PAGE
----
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Just last month, the UK’s Financial Conduct Authority (FCA), together with the Bank of England’s Prudential Regulatory Authority, published strident new rules to encourage and support whistleblowers at financial institutions. By September 2016, banks and credit unions with more than £250 million in assets must standardize internal whistleblowing programs. They must also assign a senior manager to act as a whistleblower “champion.” Other requirements include an annual report on whistleblowing and notifying employees of whistleblowing services. Though currently applicable to UK institutions, these requirements could eventually apply to all regulated financial institutions in the country, including overseas banks with branches in the UK.
This landmark move addresses ongoing concerns about systemic ethical issues within the industry. Earlier this year, in an expansive survey we conducted together with the University of Notre Dame, The Street, The Bull and the Crisis, we uncovered some troubling findings on the topic of ethics in the US and UK financial services industry:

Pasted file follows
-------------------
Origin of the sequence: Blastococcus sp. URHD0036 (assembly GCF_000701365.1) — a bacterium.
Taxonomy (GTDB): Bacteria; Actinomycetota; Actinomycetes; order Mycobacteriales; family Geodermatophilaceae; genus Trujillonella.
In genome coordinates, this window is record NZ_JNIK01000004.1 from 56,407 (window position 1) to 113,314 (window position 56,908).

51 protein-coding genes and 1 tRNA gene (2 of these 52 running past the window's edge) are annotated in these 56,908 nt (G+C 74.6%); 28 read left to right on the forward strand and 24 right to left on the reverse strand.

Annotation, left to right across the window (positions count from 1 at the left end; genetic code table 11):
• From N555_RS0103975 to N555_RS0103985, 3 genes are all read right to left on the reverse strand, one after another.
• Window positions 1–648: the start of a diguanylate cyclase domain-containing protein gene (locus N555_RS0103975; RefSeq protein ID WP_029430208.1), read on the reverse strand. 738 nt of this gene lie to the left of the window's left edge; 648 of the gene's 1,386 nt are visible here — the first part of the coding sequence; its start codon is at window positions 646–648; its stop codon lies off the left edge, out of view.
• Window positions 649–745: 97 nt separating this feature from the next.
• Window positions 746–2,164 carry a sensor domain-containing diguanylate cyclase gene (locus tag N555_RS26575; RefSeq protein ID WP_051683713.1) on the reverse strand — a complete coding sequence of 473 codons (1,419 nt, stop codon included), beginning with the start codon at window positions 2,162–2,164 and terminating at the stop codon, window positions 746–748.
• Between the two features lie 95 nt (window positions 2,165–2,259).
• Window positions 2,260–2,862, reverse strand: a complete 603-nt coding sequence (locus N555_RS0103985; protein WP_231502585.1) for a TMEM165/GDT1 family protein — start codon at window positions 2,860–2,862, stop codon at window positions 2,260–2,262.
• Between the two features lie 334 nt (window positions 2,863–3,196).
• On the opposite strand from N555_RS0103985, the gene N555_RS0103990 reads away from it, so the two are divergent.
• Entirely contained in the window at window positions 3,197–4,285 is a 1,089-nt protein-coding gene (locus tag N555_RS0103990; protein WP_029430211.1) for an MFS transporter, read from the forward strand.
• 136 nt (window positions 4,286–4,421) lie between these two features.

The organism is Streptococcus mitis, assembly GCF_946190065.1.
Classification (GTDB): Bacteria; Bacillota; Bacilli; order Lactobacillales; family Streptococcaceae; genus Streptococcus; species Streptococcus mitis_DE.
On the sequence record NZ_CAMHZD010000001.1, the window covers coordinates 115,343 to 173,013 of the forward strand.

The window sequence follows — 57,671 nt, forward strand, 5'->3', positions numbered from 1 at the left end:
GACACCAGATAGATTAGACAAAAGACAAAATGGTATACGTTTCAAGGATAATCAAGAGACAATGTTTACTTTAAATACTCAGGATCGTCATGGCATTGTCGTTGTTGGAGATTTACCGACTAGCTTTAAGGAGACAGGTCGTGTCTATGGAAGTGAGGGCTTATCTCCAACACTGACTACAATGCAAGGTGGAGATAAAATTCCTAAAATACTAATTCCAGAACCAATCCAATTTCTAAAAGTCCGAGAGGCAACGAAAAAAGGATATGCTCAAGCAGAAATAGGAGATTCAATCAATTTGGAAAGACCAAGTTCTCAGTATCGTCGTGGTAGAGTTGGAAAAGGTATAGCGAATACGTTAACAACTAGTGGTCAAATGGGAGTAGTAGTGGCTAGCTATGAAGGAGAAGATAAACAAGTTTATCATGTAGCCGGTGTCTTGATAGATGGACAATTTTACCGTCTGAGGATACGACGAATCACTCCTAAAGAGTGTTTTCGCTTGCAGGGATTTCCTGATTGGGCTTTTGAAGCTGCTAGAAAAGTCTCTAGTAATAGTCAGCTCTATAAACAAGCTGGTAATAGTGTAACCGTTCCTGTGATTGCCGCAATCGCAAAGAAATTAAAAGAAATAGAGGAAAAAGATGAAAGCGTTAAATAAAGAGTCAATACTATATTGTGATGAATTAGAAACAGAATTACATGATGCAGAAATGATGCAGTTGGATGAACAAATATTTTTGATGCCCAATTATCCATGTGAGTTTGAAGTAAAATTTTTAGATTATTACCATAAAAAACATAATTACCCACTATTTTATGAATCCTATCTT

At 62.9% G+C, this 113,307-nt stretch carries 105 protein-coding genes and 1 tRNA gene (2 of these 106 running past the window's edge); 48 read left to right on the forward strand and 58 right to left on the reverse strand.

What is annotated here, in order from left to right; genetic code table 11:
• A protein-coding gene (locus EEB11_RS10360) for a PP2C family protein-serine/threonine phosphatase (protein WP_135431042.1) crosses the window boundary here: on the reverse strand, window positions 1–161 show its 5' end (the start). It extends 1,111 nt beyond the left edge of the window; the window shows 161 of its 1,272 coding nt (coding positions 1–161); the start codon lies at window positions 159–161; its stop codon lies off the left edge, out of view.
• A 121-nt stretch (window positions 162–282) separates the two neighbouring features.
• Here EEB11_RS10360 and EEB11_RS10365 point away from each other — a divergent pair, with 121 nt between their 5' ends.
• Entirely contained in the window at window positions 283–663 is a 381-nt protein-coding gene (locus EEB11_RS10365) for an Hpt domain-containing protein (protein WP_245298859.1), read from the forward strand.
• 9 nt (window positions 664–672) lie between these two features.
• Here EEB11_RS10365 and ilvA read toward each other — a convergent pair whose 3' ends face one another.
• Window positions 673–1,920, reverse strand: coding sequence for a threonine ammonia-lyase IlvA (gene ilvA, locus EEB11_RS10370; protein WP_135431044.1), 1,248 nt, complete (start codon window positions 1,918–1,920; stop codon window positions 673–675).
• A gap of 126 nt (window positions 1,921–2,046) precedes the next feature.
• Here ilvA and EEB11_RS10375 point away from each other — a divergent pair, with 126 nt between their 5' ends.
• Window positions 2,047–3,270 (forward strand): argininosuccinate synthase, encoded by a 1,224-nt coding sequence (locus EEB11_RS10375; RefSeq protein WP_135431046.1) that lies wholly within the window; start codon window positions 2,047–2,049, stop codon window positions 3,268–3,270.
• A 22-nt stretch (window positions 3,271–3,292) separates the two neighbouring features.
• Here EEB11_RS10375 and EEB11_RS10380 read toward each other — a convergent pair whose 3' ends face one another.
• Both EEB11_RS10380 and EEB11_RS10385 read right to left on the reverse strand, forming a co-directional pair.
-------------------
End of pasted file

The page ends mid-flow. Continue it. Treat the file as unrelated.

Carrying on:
While there is clearly much work to be done on both Wall Street and Fleet Street, we are making real progress. Indeed, in 2012, I was privileged to give an address at the House of Commons about the ethical crisis that led to the development of the SEC Whistleblower Program and the program’s powerful and ground-breaking effect on law enforcement. I continue to have great faith in our combined abilities to bring forth and empower truthtellers wherever they reside. I note that in fiscal 2014, the SEC reported that it received 70 tips from whistleblowers in the UK—the highest number from any country outside of the US.
These latest rules promulgated by the FCA are a promising sign. Like the SEC’s Whistleblower Program, these rules recognize the crucial role of each individual employee in the fight against wrongdoing and offer the best hope for industry-wide reform.